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Federal Reserve keeps interest rates unchanged, calls economic activity 'strong'

Myles Udland
Markets Reporter

The Federal Reserve has kept its benchmark interest rate target unchanged amid what it calls a “strong” period for economic growth and job creation.

On Wednesday, the Fed kept its benchmark target range at 1.75%-2% in its latest policy statement, in-line with expectations from investors ahead of the announcement.

Information received since the Federal Open Market Committee met in June indicates that the labor market has continued to strengthen and that economic activity has been rising at a strong rate,” the statement said. 

Job gains have been strong, on average, in recent months, and the unemployment rate has stayed low. Household spending and business fixed investment have grown strongly.”

No mentions of tariffs or other specific risks to the economic outlook were mentioned.

Federal Reserve Board Chairman Jerome Powell speaks at his news conference after the two-day meeting of the Federal Open Market Committee (FOMC) on interest rate policy in Washington, U.S., June 13, 2018. REUTERS/Yuri Gripas

Following this announcement stocks in the U.S. were little-changed from before the statement, still trading mixed with only the tech-heavy Nasdaq sitting in positive territory while the Dow and S&P 500 were lower.

Treasury yields remained higher with the 10-year trading at the 2.98% level it’s been near for most of the session. The two-year Treasury yield was still at 2.67% after the announcement.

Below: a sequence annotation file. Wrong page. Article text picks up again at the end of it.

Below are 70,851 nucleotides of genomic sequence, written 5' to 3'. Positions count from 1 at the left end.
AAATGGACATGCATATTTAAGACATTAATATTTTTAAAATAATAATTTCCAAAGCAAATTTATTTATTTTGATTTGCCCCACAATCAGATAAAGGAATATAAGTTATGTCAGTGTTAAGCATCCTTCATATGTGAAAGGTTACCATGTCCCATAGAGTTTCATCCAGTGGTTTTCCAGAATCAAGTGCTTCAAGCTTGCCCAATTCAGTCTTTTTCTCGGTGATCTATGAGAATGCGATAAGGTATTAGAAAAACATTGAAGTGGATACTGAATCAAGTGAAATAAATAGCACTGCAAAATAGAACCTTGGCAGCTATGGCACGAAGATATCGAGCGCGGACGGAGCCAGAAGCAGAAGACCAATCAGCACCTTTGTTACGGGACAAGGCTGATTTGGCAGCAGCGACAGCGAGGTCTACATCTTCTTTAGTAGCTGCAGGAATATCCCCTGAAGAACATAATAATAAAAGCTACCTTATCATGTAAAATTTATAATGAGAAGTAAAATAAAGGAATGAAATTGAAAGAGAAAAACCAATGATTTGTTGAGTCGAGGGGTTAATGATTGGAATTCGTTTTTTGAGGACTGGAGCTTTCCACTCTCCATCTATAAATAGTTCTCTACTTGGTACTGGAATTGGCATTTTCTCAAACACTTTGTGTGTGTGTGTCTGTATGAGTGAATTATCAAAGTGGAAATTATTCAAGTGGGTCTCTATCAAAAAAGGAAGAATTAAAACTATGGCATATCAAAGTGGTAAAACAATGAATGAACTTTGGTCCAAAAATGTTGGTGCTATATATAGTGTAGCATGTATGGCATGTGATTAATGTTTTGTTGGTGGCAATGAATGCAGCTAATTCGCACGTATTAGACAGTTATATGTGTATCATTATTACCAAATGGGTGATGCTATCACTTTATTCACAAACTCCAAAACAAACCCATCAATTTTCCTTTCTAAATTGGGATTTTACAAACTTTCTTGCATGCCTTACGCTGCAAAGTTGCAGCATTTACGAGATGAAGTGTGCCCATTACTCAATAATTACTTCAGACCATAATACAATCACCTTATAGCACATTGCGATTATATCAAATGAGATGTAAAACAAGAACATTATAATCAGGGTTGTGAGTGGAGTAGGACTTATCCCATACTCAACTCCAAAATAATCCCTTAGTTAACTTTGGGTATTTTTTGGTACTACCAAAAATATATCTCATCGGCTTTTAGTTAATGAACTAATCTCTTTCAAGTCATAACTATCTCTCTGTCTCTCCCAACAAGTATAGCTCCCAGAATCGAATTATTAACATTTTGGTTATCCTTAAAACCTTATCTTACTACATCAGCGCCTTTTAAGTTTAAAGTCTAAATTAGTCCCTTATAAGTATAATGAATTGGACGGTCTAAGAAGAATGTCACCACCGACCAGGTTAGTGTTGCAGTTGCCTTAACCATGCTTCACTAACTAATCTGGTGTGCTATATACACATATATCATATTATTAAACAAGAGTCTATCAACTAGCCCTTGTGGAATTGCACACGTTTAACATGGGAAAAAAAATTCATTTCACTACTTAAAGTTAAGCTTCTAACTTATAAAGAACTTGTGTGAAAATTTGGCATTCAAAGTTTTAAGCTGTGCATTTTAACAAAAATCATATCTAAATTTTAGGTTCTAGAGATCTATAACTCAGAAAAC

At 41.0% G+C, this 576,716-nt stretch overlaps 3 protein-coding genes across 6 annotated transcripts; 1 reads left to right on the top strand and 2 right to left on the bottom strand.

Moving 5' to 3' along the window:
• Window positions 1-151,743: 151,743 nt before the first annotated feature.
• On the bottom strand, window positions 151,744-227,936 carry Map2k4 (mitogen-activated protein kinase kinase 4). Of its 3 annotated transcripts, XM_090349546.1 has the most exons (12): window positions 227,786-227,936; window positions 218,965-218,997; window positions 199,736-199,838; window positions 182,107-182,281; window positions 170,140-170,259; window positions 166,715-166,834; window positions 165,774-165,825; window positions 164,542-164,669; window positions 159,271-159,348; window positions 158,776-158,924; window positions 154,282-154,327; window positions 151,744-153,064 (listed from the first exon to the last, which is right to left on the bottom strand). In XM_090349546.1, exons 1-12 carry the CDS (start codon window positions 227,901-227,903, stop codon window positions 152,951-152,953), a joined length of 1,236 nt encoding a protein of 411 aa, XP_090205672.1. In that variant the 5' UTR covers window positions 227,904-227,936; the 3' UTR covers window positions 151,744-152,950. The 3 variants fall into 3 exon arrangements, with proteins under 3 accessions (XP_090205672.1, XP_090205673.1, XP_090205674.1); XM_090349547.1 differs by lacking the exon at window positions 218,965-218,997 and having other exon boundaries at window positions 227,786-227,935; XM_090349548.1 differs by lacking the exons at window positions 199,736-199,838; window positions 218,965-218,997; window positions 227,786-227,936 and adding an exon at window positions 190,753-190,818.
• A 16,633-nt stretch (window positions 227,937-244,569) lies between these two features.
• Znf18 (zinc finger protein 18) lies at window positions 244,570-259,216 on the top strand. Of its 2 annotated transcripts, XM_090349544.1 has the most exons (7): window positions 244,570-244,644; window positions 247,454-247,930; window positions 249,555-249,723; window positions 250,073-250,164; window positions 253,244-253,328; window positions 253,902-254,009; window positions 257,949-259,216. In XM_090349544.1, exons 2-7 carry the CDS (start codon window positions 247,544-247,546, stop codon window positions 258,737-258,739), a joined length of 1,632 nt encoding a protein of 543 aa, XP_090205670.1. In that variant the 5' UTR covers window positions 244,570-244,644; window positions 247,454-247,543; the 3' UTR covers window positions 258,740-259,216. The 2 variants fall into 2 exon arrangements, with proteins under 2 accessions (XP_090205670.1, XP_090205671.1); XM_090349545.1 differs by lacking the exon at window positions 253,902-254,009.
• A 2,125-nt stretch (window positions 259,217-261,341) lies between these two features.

Wednesday’s statement was largely expected to come and go without any fanfare, as Fed chair Jay Powell will not be holding a press conference following this decision. Beginning next year Powell will speak to the media after each of the Fed’s eight policy meetings.

Markets still expect the Fed to raise interest rates in September and again in December, bringing the total number of rate hikes this year to four and likely raising the Fed’s benchmark interest rate target range to a corridor of 2.25%-2.5%. The Fed said Wednesday that the, “stance of monetary policy remains accommodative.” 

The Fed’s latest policy statement was the central bank’s first since President Donald Trump voiced his displeasure with Fed policy, saying in an interview that he isn’t happy with the Fed’s recent decisions to raise interest rates while also airing his frustrations on Twitter.

Myles Udland is a writer at Yahoo Finance. Follow him on Twitter @MylesUdland